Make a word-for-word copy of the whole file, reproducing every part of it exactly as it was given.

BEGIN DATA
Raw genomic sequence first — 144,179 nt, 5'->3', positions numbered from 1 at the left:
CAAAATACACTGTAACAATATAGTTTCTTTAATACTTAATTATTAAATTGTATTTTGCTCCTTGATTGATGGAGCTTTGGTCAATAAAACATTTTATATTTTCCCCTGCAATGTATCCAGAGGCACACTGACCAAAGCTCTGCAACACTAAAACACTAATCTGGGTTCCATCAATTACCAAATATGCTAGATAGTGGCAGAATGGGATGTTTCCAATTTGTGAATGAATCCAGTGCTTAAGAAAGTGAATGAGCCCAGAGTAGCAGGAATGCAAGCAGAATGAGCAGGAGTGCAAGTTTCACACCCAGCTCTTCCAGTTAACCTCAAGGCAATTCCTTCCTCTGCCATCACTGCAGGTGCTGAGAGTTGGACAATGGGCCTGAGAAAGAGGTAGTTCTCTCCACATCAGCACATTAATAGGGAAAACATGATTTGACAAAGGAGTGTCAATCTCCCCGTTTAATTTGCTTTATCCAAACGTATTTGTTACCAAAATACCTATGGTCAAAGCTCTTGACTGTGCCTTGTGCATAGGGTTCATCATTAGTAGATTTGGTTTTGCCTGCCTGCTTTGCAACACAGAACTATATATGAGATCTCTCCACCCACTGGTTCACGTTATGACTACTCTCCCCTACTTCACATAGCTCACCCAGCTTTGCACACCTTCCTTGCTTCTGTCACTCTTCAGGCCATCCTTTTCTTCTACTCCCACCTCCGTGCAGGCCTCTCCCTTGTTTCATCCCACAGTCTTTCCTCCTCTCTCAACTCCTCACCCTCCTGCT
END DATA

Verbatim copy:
Raw genomic sequence first — 144,179 nt, 5'->3', positions numbered from 1 at the left:
CAAAATACACTGTAACAATATAGTTTCTTTAATACTTAATTATTAAATTGTATTTTGCTCCTTGATTGATGGAGCTTTGGTCAATAAAACATTTTATATTTTCCCCTGCAATGTATCCAGAGGCACACTGACCAAAGCTCTGCAACACTAAAACACTAATCTGGGTTCCATCAATTACCAAATATGCTAGATAGTGGCAGAATGGGATGTTTCCAATTTGTGAATGAATCCAGTGCTTAAGAAAGTGAATGAGCCCAGAGTAGCAGGAATGCAAGCAGAATGAGCAGGAGTGCAAGTTTCACACCCAGCTCTTCCAGTTAACCTCAAGGCAATTCCTTCCTCTGCCATCACTGCAGGTGCTGAGAGTTGGACAATGGGCCTGAGAAAGAGGTAGTTCTCTCCACATCAGCACATTAATAGGGAAAACATGATTTGACAAAGGAGTGTCAATCTCCCCGTTTAATTTGCTTTATCCAAACGTATTTGTTACCAAAATACCTATGGTCAAAGCTCTTGACTGTGCCTTGTGCATAGGGTTCATCATTAGTAGATTTGGTTTTGCCTGCCTGCTTTGCAACACAGAACTATATATGAGATCTCTCCACCCACTGGTTCACGTTATGACTACTCTCCCCTACTTCACATAGCTCACCCAGCTTTGCACACCTTCCTTGCTTCTGTCACTCTTCAGGCCATCCTTTTCTTCTACTCCCACCTCCGTGCAGGCCTCTCCCTTGTTTCATCCCACAGTCTTTCCTCCTCTCTCAACTCCTCACCCTCCTGCT